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BY GREG LABONTE
Ruffed grouse are a familiar bird to almost any Maine hunter. The plump brown birds are relatively easy to find and harvest in Northern or Western Maine, drawing hunters of all ages to partake in the hunt. Most hunters will harvest the breast meat and leave the bird “for the coyotes”. I am not a believer in leaving anything for the coyotes anymore. If you are to harvest an animal, please use as much of the animal as possible or give the parts you won’t be using to somebody who will.
Ruffed Grouse capes can be quite pricey, upwards of $50 for a platinum grade (if you’re lucky enough to find one), but they make some of the most beautiful flies on the planet. Rather than spending the money, if you’re already going to shoot them, why not make your own? Here, I will provide step by step detailed instructions on how to make your own ruffed grouse cape, from start to finish.
1: I use three tools – a pair of game scissors, cutting pliers, and a sharp blade.
2: Start by making an initial cut along the breast plate in the middle of the bird. The skin of the bird is quite thin, do not apply a lot of pressure. A small 1” incision is all that is needed to start the process.
3: After the 1” incision, continue cutting in a straight line to the throat/crop and down to the anus. From here, you can use your hands to peel the skin away from the meat. Work the skin around the back of the bird and down to the legs. AT NO TIME SHOULD YOU APPLY OR EXERT A GREAT AMOUNT OF FORCE. The skin is very thin and delicate, if you apply a great amount of force, you will rip the skin, which you do not want.
4: After working the skin around the back and down to the legs, begin working the skin down each leg of the grouse. Remember to bring the skin down around the whole leg and not just one side. Once you have reached the ankle of the grouse you can either cut the skin using a blade or scissors to completely detach the skin from the leg. Do this to both legs before moving onto the next step.
5: After successfully removing the skin from each leag, begin working the skin backwards till it is completely detached from the spine. Continue detaching as much of the skin up and down the spine as possible. You should be able to detach all the way up to the shoulder and as far down as the rump of the bird, just behind the legs.
6: *This is the easiest step to mess up* If you want the tail connected to the cape, you need to locate the anus by lifting up the tail feathers. You will make your cut at the midway point between the anus and the base of the tail feathers.
Draw an imaginary line between the midway point that you’ve established between the tail feathers and anus and the point where your skin is currently removed to on the spine. You want to make a cut to connect these points, which will keep the tail attached to the skin after you’ve made the cut. I use shear scissors to make the cut, but a longer sharp knife would also suffice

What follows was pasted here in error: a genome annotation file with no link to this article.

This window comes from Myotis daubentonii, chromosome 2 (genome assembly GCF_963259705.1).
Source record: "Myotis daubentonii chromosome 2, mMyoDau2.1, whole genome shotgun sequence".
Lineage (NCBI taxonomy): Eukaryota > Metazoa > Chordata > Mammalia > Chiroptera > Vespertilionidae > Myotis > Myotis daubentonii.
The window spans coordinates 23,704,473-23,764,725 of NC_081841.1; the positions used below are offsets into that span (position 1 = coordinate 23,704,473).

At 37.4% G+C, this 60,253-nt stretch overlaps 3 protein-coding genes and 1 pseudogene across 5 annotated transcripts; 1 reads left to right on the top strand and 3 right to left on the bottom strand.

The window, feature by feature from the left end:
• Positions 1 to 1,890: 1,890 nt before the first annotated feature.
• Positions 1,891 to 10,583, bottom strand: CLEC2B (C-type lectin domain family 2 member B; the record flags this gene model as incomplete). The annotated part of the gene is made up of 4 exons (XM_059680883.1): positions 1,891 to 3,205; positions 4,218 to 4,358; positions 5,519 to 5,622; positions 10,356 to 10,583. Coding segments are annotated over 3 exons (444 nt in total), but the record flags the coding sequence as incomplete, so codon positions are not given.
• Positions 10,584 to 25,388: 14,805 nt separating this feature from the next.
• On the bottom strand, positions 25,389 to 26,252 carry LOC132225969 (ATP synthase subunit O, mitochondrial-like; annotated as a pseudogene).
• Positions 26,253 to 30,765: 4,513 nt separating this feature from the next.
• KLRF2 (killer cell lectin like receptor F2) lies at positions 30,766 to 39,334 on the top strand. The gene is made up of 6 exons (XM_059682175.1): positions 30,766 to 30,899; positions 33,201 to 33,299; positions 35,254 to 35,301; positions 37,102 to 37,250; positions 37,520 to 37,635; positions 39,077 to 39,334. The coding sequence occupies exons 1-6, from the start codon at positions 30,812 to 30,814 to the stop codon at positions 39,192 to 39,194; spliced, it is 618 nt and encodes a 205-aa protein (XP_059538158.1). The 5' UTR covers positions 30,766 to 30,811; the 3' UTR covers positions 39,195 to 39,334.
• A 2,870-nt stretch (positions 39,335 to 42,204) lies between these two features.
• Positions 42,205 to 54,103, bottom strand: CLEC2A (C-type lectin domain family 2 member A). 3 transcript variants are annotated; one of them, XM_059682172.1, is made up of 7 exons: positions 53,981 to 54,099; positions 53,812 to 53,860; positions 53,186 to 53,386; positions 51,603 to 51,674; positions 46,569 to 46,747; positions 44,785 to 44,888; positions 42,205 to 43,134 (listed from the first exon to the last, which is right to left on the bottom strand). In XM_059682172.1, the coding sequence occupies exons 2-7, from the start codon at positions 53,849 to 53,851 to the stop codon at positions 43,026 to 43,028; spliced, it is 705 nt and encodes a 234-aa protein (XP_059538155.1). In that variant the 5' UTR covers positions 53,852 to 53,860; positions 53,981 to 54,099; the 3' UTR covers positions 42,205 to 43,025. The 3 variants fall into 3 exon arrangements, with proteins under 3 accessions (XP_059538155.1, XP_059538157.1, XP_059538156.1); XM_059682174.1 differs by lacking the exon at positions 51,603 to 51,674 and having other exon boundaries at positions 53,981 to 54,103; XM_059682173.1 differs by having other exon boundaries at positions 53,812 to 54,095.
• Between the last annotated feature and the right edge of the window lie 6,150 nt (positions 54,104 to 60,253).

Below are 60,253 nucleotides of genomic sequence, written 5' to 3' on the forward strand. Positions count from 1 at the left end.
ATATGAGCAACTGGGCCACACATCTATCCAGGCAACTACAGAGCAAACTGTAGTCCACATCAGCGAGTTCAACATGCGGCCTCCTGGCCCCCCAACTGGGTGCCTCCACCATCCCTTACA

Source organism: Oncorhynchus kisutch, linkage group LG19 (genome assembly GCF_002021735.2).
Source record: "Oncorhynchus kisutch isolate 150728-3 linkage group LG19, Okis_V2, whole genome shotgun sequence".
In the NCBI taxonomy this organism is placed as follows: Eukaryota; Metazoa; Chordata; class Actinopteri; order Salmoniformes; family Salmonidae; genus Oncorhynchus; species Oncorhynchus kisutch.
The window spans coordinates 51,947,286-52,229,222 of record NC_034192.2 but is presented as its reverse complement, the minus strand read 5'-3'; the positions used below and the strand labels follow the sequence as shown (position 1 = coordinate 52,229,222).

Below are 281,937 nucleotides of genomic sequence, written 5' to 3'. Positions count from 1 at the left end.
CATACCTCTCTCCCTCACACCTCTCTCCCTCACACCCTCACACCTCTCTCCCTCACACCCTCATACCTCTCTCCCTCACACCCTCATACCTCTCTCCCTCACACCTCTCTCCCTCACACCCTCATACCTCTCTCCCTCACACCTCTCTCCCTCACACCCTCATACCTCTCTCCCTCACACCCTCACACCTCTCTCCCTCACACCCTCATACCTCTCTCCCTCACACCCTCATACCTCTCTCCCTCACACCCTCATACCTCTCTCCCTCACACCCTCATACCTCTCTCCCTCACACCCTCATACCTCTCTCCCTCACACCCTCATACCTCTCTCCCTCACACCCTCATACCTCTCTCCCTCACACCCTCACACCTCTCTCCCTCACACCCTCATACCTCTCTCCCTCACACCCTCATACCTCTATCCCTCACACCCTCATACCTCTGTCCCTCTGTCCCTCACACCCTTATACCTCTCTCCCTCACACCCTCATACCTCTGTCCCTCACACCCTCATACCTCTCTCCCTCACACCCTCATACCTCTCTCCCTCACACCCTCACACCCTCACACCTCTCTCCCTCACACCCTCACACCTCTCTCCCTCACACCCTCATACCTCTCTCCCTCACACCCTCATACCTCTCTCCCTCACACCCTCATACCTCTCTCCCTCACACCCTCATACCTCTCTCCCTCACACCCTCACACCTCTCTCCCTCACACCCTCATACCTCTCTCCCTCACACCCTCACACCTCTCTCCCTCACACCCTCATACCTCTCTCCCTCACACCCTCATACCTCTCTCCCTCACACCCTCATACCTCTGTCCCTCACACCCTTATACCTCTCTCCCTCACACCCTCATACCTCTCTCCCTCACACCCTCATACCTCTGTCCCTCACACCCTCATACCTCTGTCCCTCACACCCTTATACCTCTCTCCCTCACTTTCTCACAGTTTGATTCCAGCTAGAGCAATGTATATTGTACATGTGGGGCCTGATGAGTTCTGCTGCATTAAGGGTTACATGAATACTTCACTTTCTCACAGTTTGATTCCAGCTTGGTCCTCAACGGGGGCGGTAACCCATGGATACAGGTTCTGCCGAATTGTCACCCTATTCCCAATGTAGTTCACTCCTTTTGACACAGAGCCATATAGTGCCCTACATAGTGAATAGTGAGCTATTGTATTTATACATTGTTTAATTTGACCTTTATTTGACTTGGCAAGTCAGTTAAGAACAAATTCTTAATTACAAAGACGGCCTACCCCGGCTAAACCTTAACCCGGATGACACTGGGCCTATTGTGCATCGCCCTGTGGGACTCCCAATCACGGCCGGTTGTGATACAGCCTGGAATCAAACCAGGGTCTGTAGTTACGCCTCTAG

*If you want to skip this step, you can simply cut the skin at the rump, successfully detaching it from the bird and remove the tail separately.
8: Once the tail and skin have been removed together, begin peeling the skin upwards toward the wings/neck. Again, do not use excessive force, this will be easy. Once the skin has reached the wing, stop pulling the skin back and begin working the skin down the wing.
9: Begin working the skin down to the elbow of each wing. You will not be able to go much further than the elbow, which is fine. The amount of soft tissue in the wing is minimal and will dehydrate sufficiently during the drying process.
Once you have successfully reached the elbow. Use the cutting pliers to detach the wing from the body.
10: Once both of the wings have been detached, cut the skin up the throat of the bird in a vertical line. Be very careful here, the skin is easily ripped around the neck. Work your way up to the chin of the bird.
11: Slowly begin pulling the skin up towards the head. You may need to help it along around the neck as there are several stringy tendon-like structures holding it in place. Continue to pull the skin to the top of the head and use your scissors to cut the final attachment point.
12: Once your skin is removed, there will be some pieces of flesh or fat, do your best to remove all fleshy tissue. Then turn the skin over and pin down the skin on a board, piece of cardboard, or something similar. Try and stretch the skin as best you can, this will ensure the skin completely dries.
*IMPORTANT: HOW YOU PIN THE SKIN IS EXACTLY HOW IT WILL DRY, SO IF YOU WANT THE WINGS FLARED OUT OR TAIL FLARED OUT, PIN IT IN THAT FASHION.
13. There are several ways to dry out a skin, I find the best is to cover the skin in a thick coat of Borax and placed in a dry cool area. I put mine in a cooler and put it out in my shed. If you put the skin in an enclosed container, make sure to “burp” the cooler every couple days. I let the skin dry for 2-3 weeks, checking in on them every few days. You can allow the skin to dry up to a month if you want to be overly cautious
Anddddd your final product looks something like this. A full cape, ready to be used to tie up your favorite nymphs, soft hackles, or dry flies! There are many different styled feathers on the bird and spend some time going through each kind, seeing what kind of feather might be best for what type of fly!